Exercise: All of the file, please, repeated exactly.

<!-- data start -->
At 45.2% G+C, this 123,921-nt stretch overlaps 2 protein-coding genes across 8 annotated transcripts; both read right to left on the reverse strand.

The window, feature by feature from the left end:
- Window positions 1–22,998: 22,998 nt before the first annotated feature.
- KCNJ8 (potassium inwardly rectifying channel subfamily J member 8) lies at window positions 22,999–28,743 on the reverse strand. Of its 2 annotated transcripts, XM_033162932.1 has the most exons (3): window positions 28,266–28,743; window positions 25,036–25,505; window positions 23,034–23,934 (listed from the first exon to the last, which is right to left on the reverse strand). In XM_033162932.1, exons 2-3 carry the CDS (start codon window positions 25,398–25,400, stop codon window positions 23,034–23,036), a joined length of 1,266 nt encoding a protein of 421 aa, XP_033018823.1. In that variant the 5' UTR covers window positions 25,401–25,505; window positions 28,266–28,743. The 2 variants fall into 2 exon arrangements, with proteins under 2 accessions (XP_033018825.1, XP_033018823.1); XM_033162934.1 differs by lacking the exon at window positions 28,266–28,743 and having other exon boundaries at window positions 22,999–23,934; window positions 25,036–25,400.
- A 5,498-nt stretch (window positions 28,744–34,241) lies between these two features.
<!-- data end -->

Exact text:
At 45.2% G+C, this 123,921-nt stretch overlaps 2 protein-coding genes across 8 annotated transcripts; both read right to left on the reverse strand.

The window, feature by feature from the left end:
- Window positions 1–22,998: 22,998 nt before the first annotated feature.
- KCNJ8 (potassium inwardly rectifying channel subfamily J member 8) lies at window positions 22,999–28,743 on the reverse strand. Of its 2 annotated transcripts, XM_033162932.1 has the most exons (3): window positions 28,266–28,743; window positions 25,036–25,505; window positions 23,034–23,934 (listed from the first exon to the last, which is right to left on the reverse strand). In XM_033162932.1, exons 2-3 carry the CDS (start codon window positions 25,398–25,400, stop codon window positions 23,034–23,036), a joined length of 1,266 nt encoding a protein of 421 aa, XP_033018823.1. In that variant the 5' UTR covers window positions 25,401–25,505; window positions 28,266–28,743. The 2 variants fall into 2 exon arrangements, with proteins under 2 accessions (XP_033018825.1, XP_033018823.1); XM_033162934.1 differs by lacking the exon at window positions 28,266–28,743 and having other exon boundaries at window positions 22,999–23,934; window positions 25,036–25,400.
- A 5,498-nt stretch (window positions 28,744–34,241) lies between these two features.